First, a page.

[20:00] Zach Morgan: I think that physical space is going to need to be enabled with more hardware and software that allows the quick and easy digital connection. I think that physical spaces will have to be in better service of enabling quick and easy digital interaction, but I think that digital spaces will start to replicate physical space. Because we are physical creatures, digital will have to be in service of what we know and relate to in the physical space. Once once we are able to do that, and just kind of create physical spaces that feel comfortable, I think then the question will be how can we start to take advantage of the fact that there’s no physics in digital space to start to build that into interactivity and build that into the way that we collaborate. I wish I had an answer on how that was gonna happen right now. I think we’re just at the very beginning of kind of web 3.0. and the metaverse, but that is going to be a huge part of collaboration. And I just want to clarify, it’s not going to be Meta. It isn’t going to be coming from this top-down view of controlling the space. It’s going to be a ground-up build where individuals are empowered to create and collaborate in their own spaces that they control, and that they have their own rules for.

[21:19] Elizabeth Wood: During our conversation, Zach shared with us some of the trends he sees on the horizon that are positioned to rapidly change the way we work, live, play and connect.

[21:29] Zach Morgan: I think the future of design is inclusive. I think it’s inclusive in accessibility for those who may not have access to high design. I think that’s going to be a big one, and also making design more accessible to people who didn’t think they could otherwise design.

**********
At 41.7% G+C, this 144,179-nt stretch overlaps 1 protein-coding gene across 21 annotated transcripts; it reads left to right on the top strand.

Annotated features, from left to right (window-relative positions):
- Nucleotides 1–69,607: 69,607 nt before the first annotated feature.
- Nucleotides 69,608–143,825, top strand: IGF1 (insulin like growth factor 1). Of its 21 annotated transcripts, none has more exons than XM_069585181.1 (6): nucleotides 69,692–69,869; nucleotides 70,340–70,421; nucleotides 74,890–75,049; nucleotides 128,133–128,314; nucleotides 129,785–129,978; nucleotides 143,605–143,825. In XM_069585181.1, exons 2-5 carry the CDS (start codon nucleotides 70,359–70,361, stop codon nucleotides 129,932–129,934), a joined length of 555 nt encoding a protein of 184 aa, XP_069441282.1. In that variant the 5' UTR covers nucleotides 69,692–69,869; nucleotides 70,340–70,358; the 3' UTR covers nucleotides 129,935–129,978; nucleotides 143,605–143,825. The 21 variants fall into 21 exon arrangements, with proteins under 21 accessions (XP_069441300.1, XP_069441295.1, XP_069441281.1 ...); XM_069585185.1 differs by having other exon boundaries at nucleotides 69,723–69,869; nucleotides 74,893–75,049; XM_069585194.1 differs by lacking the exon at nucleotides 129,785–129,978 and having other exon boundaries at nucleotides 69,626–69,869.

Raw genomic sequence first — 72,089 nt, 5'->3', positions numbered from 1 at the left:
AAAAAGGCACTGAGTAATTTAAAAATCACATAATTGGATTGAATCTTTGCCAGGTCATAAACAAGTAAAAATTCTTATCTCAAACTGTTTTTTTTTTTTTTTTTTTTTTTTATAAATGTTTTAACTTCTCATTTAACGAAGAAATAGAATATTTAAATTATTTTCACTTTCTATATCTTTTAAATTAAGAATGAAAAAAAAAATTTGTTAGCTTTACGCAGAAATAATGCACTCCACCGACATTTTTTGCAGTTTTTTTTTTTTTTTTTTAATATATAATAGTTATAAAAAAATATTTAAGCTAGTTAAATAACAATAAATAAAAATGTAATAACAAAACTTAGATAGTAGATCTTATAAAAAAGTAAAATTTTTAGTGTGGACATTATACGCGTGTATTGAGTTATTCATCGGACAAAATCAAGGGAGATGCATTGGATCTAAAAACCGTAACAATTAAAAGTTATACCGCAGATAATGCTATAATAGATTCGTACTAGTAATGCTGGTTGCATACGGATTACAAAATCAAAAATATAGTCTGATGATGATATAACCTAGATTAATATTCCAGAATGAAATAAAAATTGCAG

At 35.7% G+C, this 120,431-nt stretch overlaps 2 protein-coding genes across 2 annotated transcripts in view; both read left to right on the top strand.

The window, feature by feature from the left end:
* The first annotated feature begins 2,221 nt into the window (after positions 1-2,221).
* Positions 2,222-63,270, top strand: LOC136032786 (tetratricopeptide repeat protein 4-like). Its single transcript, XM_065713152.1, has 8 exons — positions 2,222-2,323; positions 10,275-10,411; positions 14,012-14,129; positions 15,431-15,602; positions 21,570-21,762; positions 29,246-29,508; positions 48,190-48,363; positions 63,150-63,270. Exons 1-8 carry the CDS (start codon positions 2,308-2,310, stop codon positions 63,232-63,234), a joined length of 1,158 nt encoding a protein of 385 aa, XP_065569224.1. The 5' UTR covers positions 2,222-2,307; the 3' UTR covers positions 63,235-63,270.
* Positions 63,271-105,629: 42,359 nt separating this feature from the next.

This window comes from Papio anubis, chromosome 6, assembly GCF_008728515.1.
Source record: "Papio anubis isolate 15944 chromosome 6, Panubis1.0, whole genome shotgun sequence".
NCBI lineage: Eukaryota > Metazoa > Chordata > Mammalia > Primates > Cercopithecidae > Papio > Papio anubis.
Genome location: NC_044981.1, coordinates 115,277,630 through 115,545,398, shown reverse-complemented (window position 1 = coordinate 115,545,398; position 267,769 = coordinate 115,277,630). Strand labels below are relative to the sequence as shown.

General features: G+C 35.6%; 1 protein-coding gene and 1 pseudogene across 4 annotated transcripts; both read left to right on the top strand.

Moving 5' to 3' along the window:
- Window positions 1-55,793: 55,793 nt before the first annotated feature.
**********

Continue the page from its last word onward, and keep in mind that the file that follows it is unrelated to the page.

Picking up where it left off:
[21:45] Zach Morgan: Another trend is the digital and Web 3.0, metaverse aspect. I think that you’re going to find, and now with the medium of VR headsets and AR technology, I think that you’re going to find that these worlds that people can create, that were never able to be brought to every single person. While VR is amazing, and I think VR will have its uses, and it will be fantastic in the world, I think that AR is really where the digital realm is going to thrive. 

[22:15] Zach Morgan: And the last trend that I would say that I think is going to be a big one is multi-functionality, and also building in multiple lifecycles into an object. So this is not easy. This is not cheap. And many times it does not look good. The idea that you can design an object for multiple different lives, right? We have a massive waste problem on this planet. It is only getting bigger. Population is growing exponentially. I think that being able to design for many different lives of an object so that when use is done, it can go to someone else that you may use it for a different purpose. Or, multi-functionality that actually gives it more purpose. I don’t think any company is going to say, ‘Yeah, let me spend more money to figure out how this can be of use after this person’s done using it.’ I think that it’s going to take a collective agreement from the world that it’s worth it to invest in objects that have more functionality so that they have longer life cycles and create less waste.

[23:15] Elizabeth Wood: While Zach is a lifelong lover of all things design, he does warn that falling too in love with any one design is risky business–especially if it’s not in service of the real human story at the heart of an experience.